Surgeon: Health Care Debate Can Learn From Farmers
STEVE INSKEEP, host:
It's MORNING EDITION from NPR News. I'm Steve Inskeep.
RENEE MONTAGNE, host:
And I'm Renee Montagne.
We've been working to learn more about a reported deal among Democrats on health care. Key senators say they agree on the contentious plan for a public option.
INSKEEP: We don't know details, but one possibility here is that the idea for a government turn health care plan could go away. Americans could instead buy insurance through the federal agency that arranges private coverage for government employees.
MONTAGNE: That still leaves the problem of paying for health care, which we'll talk about next. The gigantic health care bill does many things, and critics say it fails to do much to cut our soaring health insurance costs.
INSKEEP: The surgeon and writer, Atul Gawande, thinks it may be fine to fudge that goal for now. He's written about this for the New Yorker magazine. He's on the line.
Welcome to the program.
Dr. ATUL GAWANDE (Surgeon): Thanks for having me.
INSKEEP: You point out that all the health care bills have are various pilot programs to explore ways to cut costs rather than mandates to cut costs for the most part. What example in history makes you think this could actually work?
Dr. GAWANDE: Well, the interesting part about it is that we've been through this before. A century ago we were in a situation where 40 percent of our spending was on another human need, and that was food. Forty percent of family incomes went to just paying for food and half the American workforce was tied up in farming. We were still a poor nation as a result, and we were as desperate about food costs then as we are about health care costs now.
And if you were standing at the start of that last century, just as we are now, saying what are we going to do about this, at the time what we came up with was just a bunch of pilot programs.
INSKEEP: What do you mean?
Dr. GAWANDE: Well, at the time we had some vague ideas that their - that farmers weren't as productive as they could be. We knew that they weren't plowing deep enough or we knew that they weren't rotating their crops, doing things that science had said, look, this would give you higher production, which would mean lower costs and better quality for farms and so on.
And we were very frustrated. We said we needed a fix for all this. And so what they began trying at the first half of the century in communist countries was, well, let's take over the farms. Let's do scientific farming. And we know what that led to was widespread famine, tens of millions of deaths.
The U.S. tried - instead of a grand, let's fix it all now solution, we kept the private farms. We had individual (unintelligible), but we brought government to try to help the millions of farmers to change the way they work.
INSKEEP: You actually trace it down to a single farmer who used - agreed to use a single piece of his land in Texas in 1903 to try some new techniques.
Dr. GAWANDE: Yeah, it was very interesting. It was a single pilot project. This government bureaucrat named Seaman Knapp persuaded farmers in Terrell, Texas to pick just one of their farms where they would try to produce food or in this case cotton at higher yield and lower cost. And the way that he went about it, is they found Porter, Roger Porter, who agreed to do it on a corner of his farm, and gave him a few things to just try.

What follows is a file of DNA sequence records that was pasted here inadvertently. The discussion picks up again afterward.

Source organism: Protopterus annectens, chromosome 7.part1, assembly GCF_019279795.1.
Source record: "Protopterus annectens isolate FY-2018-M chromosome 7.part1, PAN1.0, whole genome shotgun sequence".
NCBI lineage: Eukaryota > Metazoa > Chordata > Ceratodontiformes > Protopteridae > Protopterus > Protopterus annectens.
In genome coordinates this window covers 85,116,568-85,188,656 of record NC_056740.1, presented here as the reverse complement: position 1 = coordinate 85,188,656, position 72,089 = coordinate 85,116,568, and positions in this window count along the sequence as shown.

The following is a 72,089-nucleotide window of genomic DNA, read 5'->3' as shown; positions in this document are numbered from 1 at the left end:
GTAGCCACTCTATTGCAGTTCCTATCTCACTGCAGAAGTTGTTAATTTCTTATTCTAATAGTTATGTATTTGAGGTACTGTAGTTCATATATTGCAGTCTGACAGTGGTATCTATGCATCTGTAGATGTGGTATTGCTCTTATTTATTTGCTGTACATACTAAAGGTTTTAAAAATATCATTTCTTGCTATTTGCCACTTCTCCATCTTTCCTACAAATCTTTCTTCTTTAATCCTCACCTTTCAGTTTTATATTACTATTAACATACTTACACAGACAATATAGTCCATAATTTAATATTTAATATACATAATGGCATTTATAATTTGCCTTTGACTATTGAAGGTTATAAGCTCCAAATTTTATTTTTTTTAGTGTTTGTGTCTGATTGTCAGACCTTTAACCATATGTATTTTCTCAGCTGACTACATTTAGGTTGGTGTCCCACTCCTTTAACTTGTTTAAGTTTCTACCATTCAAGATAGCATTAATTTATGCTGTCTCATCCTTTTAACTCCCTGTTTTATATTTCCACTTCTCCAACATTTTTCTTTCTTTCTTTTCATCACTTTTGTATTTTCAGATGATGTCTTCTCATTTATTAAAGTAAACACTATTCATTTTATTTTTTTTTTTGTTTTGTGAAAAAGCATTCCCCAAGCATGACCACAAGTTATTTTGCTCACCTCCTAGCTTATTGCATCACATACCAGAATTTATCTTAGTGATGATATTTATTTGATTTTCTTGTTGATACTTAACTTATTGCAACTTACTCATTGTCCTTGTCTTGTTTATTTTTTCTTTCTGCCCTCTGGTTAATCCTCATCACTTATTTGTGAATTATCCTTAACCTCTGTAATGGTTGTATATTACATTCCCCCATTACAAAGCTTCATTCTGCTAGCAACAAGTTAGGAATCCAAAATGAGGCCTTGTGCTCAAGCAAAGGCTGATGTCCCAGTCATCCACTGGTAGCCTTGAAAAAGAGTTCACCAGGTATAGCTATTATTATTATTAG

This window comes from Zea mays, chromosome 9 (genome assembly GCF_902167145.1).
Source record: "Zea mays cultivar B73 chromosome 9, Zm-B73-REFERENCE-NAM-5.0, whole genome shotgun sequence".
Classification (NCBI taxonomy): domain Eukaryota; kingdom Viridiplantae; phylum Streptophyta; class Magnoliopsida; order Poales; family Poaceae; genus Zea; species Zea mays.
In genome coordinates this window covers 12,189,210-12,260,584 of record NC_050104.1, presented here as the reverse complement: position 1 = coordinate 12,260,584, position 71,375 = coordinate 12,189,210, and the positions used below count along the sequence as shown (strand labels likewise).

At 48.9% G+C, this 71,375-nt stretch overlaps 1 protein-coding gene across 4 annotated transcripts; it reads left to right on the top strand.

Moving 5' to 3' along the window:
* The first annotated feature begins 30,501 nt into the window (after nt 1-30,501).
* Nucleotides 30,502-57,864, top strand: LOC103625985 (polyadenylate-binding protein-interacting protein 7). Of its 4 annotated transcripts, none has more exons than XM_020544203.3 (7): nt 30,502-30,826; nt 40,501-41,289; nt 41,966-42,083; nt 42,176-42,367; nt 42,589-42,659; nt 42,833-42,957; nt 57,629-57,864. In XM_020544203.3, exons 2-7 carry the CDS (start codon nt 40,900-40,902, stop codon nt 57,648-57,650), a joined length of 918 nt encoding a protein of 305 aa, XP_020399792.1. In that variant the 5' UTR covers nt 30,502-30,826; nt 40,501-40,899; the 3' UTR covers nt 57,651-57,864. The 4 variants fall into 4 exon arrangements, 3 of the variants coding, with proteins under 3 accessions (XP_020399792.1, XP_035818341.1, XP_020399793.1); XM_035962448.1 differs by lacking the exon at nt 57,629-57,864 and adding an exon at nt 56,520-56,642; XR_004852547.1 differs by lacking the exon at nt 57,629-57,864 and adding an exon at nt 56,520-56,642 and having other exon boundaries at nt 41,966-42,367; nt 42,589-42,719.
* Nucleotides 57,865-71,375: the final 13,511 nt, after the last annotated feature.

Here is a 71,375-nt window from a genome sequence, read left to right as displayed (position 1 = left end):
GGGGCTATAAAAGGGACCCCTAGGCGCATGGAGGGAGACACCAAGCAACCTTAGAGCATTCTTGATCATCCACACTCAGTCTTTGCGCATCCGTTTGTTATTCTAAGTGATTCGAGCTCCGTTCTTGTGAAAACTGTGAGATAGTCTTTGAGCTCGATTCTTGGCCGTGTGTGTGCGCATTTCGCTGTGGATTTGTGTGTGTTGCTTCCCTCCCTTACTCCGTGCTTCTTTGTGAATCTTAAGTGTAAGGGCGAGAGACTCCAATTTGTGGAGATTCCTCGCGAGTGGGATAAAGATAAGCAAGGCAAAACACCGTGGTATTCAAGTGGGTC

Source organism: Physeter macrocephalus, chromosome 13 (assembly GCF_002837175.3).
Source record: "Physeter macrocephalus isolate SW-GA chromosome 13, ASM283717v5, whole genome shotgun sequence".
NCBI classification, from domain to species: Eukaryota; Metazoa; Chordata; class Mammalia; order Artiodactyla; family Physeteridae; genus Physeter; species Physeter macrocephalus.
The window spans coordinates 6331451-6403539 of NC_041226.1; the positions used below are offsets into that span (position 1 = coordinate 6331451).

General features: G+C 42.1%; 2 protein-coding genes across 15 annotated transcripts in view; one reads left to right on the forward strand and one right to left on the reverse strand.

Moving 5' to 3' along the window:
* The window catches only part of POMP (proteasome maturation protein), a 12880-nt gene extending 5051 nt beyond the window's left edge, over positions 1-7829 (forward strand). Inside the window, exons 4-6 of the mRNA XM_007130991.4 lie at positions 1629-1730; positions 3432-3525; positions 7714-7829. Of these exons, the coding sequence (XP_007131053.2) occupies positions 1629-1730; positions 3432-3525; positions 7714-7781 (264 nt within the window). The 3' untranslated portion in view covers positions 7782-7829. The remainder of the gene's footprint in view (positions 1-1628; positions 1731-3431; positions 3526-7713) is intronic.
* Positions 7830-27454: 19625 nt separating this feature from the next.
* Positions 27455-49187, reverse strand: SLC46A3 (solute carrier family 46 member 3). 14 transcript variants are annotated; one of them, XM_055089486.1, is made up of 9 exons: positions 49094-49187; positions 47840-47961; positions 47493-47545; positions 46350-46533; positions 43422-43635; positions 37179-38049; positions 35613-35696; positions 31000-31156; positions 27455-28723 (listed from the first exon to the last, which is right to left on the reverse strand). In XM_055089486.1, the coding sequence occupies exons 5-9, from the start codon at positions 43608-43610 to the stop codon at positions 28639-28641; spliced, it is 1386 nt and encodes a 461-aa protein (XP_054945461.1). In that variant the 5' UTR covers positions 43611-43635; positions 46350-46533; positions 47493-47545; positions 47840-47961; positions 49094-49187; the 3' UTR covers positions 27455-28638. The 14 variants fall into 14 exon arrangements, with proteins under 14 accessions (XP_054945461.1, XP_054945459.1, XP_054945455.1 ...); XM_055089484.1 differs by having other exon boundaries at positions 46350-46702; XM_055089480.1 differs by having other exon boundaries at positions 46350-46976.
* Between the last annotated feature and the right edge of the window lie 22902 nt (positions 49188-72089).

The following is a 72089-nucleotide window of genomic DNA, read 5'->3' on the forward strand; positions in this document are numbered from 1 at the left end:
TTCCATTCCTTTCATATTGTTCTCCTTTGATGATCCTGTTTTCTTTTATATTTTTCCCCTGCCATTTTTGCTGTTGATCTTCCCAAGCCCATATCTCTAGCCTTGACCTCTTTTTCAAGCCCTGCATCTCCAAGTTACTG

By the end of the year, he'd made much more profit than all of his neighbors. The neighbors started saying, hey, we can do this, too. And the process then moved across Texas and Louisiana, where you had the extension service, extension agents coming in, helping farmers not just with cotton but corn and wheat and livestock, saying what are the best practices that your fellow farmers are doing and let's get you to just give it a try.
In supplying that kind of middleman role, the government ended up driving a process that within a decade and a half had cut the prices by half.
INSKEEP: You raise this very hopeful analogy to the way that farming was improved over the course of the 20th century. And yet I wonder if it would actually be easier to change farming than it would be health care. Because you could go - a guy could go to one farmer and persuade him to try one thing and have demonstrable result within a few months that other farmers could copy. Whereas, the health care system is this huge and interrelated industry with trillions of dollars at stake and a lot of people that would have to be persuaded to try even a small experiment.
Dr. GAWANDE: You're right. I talked to the extension agent from my home county in Athens, Ohio. And�
INSKEEP: Farm extension agent?
Dr. GAWANDE: The farm extension agent. And he described to me that there are about 100 crops and livestock that he tries to make sure are being produced in ways that are becoming less environmentally harmful and are of high quality and good yield.
You look in my county and ask how many diagnoses do the doctors and hospitals take care of. It's more than 13,000. Organizing the care so we can make sure that everything from a breast cancer to a traumatic road traffic accident to a headache is cared for as well as possible following the evidence and organizing things so you don't waste any moves, do totally unnecessary things. There is no question in my home county or where I practice in Boston that we can do phenomenally better than we're currently doing. Imposing the solution on us is not going to succeed, but we don't have the pressure now to be able to solve it. The idea of pilot programs and incentives and experiments like these really are, is putting that pressure on us to begin reorganizing, really reforming health care.
INSKEEP: Atul Gawande is a surgeon in Boston and a writer for the New Yorker. Thanks very much.
Dr. GAWANDE: Thank you.
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